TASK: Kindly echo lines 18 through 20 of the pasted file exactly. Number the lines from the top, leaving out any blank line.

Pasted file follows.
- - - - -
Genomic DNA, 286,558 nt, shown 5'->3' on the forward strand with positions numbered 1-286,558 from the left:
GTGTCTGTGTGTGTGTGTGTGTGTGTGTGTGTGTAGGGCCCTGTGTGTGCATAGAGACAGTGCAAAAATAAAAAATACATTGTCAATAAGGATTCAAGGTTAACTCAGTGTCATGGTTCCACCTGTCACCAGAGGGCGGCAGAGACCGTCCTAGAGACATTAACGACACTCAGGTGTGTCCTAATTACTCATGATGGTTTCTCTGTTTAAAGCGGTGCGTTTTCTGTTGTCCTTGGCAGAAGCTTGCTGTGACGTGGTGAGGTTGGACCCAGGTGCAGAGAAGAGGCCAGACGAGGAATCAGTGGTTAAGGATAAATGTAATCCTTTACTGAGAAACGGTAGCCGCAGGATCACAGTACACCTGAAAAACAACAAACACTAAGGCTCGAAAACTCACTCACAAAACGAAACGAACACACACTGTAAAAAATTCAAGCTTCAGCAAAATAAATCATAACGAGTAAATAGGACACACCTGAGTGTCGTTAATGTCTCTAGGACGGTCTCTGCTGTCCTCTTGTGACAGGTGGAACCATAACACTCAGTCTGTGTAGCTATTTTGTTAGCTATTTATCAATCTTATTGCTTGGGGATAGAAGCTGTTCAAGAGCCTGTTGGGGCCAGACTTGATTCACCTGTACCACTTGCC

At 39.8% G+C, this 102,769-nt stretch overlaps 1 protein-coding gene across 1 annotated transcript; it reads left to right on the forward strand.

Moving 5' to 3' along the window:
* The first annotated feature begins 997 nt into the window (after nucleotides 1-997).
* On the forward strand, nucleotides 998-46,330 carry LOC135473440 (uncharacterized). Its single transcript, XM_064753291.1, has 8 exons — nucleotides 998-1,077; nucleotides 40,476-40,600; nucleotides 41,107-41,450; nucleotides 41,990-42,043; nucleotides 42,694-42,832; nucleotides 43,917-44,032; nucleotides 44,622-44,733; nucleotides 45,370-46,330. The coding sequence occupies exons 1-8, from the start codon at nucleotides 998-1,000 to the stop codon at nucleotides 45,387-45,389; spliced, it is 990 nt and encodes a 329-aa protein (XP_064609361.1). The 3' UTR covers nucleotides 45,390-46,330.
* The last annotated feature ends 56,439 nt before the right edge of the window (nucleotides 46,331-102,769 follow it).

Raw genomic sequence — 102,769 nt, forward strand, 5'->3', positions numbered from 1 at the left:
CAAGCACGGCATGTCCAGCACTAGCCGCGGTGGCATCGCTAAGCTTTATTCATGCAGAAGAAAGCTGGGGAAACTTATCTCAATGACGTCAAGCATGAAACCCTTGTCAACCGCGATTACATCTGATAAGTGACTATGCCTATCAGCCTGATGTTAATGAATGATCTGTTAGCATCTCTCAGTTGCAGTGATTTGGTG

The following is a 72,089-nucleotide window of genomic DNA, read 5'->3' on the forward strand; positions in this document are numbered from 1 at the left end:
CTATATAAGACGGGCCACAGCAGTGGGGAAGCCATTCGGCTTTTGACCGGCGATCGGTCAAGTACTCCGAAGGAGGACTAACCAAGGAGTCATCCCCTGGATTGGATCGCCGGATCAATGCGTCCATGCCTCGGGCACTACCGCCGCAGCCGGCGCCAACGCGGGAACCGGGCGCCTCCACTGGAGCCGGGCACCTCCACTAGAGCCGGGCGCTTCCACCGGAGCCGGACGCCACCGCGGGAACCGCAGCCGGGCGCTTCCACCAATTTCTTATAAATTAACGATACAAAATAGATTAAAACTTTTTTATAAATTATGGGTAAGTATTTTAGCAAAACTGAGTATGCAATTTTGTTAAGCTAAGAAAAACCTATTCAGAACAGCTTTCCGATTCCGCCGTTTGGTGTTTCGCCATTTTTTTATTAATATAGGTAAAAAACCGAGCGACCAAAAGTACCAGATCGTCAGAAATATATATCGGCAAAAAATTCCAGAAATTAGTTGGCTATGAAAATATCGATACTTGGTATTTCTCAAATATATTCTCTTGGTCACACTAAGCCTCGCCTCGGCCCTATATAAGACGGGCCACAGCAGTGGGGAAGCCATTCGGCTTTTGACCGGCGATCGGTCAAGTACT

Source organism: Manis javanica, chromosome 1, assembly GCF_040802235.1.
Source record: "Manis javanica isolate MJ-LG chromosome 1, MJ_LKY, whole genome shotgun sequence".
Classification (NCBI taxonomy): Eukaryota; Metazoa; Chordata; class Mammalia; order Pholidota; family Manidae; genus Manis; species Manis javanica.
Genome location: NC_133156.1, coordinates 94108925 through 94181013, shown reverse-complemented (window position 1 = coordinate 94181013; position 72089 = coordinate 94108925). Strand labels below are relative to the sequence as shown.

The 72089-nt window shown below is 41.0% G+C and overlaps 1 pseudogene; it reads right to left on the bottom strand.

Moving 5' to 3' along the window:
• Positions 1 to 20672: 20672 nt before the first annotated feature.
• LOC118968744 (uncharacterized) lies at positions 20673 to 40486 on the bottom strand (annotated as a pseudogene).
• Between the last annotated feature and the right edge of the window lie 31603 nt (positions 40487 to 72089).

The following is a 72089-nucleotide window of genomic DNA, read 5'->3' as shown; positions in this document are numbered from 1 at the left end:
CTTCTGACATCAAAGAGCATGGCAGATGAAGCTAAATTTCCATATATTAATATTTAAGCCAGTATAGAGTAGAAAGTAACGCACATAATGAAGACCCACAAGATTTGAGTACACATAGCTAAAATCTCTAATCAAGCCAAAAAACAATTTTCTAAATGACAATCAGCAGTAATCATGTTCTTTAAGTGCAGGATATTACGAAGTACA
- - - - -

• Positions 1 to 20672: 20672 nt before the first annotated feature.
• LOC118968744 (uncharacterized) lies at positions 20673 to 40486 on the bottom strand (annotated as a pseudogene).
• Between the last annotated feature and the right edge of the window lie 31603 nt (positions 40487 to 72089).